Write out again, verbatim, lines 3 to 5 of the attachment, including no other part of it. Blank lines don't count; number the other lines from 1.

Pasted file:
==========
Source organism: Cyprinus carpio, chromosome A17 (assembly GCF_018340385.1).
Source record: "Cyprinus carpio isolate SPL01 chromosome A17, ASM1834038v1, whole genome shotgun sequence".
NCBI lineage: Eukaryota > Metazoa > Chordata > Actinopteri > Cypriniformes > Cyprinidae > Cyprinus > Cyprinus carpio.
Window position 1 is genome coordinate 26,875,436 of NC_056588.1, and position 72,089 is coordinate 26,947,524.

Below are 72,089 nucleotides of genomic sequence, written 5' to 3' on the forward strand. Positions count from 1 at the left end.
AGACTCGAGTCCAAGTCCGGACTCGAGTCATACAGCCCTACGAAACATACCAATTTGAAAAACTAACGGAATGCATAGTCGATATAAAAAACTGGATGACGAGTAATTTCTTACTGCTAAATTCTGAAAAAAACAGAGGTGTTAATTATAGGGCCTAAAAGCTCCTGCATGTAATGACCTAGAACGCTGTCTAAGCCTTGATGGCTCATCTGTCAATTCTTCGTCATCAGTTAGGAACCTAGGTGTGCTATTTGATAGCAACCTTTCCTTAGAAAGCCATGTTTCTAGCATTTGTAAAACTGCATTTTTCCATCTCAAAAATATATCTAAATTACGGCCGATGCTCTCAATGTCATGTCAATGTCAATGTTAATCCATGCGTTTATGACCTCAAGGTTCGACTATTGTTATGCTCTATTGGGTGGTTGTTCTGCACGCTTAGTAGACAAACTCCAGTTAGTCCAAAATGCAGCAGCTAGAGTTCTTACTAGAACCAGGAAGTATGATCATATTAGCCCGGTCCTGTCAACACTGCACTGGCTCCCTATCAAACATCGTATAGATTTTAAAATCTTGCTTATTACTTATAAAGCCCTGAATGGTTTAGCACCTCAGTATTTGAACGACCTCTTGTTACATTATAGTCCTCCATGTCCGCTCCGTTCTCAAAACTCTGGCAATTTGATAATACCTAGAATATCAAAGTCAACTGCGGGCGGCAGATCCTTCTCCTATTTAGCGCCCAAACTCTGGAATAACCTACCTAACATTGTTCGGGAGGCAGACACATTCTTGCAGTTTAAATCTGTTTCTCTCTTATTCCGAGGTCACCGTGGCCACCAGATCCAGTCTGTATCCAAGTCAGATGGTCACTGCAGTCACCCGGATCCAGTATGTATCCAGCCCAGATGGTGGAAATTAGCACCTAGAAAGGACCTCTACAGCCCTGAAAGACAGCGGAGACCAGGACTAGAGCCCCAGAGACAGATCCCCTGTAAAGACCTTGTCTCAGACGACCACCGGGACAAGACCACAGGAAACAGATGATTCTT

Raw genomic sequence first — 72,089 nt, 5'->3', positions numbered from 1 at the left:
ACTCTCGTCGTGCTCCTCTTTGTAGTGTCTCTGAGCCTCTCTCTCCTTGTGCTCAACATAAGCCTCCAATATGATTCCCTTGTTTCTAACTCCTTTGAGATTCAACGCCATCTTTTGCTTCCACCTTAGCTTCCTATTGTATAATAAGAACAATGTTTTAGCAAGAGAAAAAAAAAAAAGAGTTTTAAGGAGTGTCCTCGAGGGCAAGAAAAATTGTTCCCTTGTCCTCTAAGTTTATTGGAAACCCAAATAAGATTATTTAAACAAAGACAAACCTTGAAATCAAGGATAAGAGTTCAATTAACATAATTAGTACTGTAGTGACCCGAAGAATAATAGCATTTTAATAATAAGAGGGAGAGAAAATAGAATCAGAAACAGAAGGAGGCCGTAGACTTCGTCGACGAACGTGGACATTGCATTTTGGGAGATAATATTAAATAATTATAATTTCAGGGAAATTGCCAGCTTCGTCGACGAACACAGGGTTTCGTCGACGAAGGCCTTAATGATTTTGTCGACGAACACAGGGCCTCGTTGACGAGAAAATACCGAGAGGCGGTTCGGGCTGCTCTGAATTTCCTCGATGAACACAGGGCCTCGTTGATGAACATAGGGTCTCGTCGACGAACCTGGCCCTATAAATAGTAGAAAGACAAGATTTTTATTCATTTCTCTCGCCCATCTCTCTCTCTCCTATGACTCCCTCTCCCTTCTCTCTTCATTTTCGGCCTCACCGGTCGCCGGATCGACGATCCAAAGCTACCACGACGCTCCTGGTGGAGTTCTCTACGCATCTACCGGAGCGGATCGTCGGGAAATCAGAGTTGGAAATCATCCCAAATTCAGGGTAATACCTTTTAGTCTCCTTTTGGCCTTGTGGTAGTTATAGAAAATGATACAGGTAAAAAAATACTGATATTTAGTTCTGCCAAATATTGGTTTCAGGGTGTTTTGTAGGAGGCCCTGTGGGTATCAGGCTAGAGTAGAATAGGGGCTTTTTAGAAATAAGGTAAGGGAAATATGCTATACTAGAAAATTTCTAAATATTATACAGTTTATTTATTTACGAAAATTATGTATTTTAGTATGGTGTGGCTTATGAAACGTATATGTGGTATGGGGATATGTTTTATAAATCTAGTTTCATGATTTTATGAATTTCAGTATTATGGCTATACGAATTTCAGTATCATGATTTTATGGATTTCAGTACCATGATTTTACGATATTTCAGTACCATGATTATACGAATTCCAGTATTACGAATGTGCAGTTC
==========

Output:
NCBI lineage: Eukaryota > Metazoa > Chordata > Actinopteri > Cypriniformes > Cyprinidae > Cyprinus > Cyprinus carpio.
Window position 1 is genome coordinate 26,875,436 of NC_056588.1, and position 72,089 is coordinate 26,947,524.

Below are 72,089 nucleotides of genomic sequence, written 5' to 3' on the forward strand. Positions count from 1 at the left end.